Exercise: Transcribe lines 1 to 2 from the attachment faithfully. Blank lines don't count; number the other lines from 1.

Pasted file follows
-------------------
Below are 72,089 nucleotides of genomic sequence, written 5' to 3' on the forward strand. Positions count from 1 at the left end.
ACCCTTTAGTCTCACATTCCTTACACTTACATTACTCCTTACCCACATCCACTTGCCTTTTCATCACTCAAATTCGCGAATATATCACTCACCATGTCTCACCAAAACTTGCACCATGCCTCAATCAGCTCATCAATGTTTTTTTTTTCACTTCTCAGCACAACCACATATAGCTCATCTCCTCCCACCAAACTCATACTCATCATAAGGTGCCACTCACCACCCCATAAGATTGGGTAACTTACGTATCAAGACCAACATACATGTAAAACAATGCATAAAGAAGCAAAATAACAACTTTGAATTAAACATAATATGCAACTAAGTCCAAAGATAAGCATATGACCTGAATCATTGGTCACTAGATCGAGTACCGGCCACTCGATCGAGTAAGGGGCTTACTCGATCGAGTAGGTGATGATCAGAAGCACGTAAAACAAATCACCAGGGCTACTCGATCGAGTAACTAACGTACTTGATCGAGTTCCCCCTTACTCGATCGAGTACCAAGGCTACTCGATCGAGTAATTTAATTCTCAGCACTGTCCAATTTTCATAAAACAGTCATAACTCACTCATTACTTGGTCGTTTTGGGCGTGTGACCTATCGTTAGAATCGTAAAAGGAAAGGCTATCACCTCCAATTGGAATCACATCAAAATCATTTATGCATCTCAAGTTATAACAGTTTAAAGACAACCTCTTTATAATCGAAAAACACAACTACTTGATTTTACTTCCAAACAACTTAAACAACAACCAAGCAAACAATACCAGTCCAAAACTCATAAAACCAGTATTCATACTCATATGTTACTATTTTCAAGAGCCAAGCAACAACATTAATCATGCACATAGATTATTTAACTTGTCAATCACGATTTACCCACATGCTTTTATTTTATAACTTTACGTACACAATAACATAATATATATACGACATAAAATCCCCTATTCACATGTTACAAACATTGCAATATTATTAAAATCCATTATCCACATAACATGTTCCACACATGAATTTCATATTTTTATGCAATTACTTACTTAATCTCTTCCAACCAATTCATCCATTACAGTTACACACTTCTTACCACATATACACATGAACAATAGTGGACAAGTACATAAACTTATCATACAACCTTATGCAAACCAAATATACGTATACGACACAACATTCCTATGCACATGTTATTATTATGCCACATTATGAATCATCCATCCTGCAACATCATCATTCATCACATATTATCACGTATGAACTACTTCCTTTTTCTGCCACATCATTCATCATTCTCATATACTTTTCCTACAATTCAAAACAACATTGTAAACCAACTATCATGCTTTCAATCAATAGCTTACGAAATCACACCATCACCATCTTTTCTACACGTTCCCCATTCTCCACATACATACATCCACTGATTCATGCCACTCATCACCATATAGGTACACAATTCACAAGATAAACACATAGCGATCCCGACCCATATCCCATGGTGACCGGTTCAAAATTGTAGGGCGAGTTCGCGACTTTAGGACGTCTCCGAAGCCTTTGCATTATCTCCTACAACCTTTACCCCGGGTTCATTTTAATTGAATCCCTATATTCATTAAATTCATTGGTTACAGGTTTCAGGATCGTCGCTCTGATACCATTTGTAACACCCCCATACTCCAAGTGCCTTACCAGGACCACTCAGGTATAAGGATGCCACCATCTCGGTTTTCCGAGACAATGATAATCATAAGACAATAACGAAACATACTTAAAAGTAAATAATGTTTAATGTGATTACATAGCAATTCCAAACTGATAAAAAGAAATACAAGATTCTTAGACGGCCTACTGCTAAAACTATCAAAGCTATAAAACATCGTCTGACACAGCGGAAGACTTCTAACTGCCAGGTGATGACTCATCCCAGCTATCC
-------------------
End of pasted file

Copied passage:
Below are 72,089 nucleotides of genomic sequence, written 5' to 3' on the forward strand. Positions count from 1 at the left end.
ACCCTTTAGTCTCACATTCCTTACACTTACATTACTCCTTACCCACATCCACTTGCCTTTTCATCACTCAAATTCGCGAATATATCACTCACCATGTCTCACCAAAACTTGCACCATGCCTCAATCAGCTCATCAATGTTTTTTTTTTCACTTCTCAGCACAACCACATATAGCTCATCTCCTCCCACCAAACTCATACTCATCATAAGGTGCCACTCACCACCCCATAAGATTGGGTAACTTACGTATCAAGACCAACATACATGTAAAACAATGCATAAAGAAGCAAAATAACAACTTTGAATTAAACATAATATGCAACTAAGTCCAAAGATAAGCATATGACCTGAATCATTGGTCACTAGATCGAGTACCGGCCACTCGATCGAGTAAGGGGCTTACTCGATCGAGTAGGTGATGATCAGAAGCACGTAAAACAAATCACCAGGGCTACTCGATCGAGTAACTAACGTACTTGATCGAGTTCCCCCTTACTCGATCGAGTACCAAGGCTACTCGATCGAGTAATTTAATTCTCAGCACTGTCCAATTTTCATAAAACAGTCATAACTCACTCATTACTTGGTCGTTTTGGGCGTGTGACCTATCGTTAGAATCGTAAAAGGAAAGGCTATCACCTCCAATTGGAATCACATCAAAATCATTTATGCATCTCAAGTTATAACAGTTTAAAGACAACCTCTTTATAATCGAAAAACACAACTACTTGATTTTACTTCCAAACAACTTAAACAACAACCAAGCAAACAATACCAGTCCAAAACTCATAAAACCAGTATTCATACTCATATGTTACTATTTTCAAGAGCCAAGCAACAACATTAATCATGCACATAGATTATTTAACTTGTCAATCACGATTTACCCACATGCTTTTATTTTATAACTTTACGTACACAATAACATAATATATATACGACATAAAATCCCCTATTCACATGTTACAAACATTGCAATATTATTAAAATCCATTATCCACATAACATGTTCCACACATGAATTTCATATTTTTATGCAATTACTTACTTAATCTCTTCCAACCAATTCATCCATTACAGTTACACACTTCTTACCACATATACACATGAACAATAGTGGACAAGTACATAAACTTATCATACAACCTTATGCAAACCAAATATACGTATACGACACAACATTCCTATGCACATGTTATTATTATGCCACATTATGAATCATCCATCCTGCAACATCATCATTCATCACATATTATCACGTATGAACTACTTCCTTTTTCTGCCACATCATTCATCATTCTCATATACTTTTCCTACAATTCAAAACAACATTGTAAACCAACTATCATGCTTTCAATCAATAGCTTACGAAATCACACCATCACCATCTTTTCTACACGTTCCCCATTCTCCACATACATACATCCACTGATTCATGCCACTCATCACCATATAGGTACACAATTCACAAGATAAACACATAGCGATCCCGACCCATATCCCATGGTGACCGGTTCAAAATTGTAGGGCGAGTTCGCGACTTTAGGACGTCTCCGAAGCCTTTGCATTATCTCCTACAACCTTTACCCCGGGTTCATTTTAATTGAATCCCTATATTCATTAAATTCATTGGTTACAGGTTTCAGGATCGTCGCTCTGATACCATTTGTAACACCCCCATACTCCAAGTGCCTTACCAGGACCACTCAGGTATAAGGATGCCACCATCTCGGTTTTCCGAGACAATGATAATCATAAGACAATAACGAAACATACTTAAAAGTAAATAATGTTTAATGTGATTACATAGCAATTCCAAACTGATAAAAAGAAATACAAGATTCTTAGACGGCCTACTGCTAAAACTATCAAAGCTATAAAACATCGTCTGACACAGCGGAAGACTTCTAACTGCCAGGTGATGACTCATCCCAGCTATCC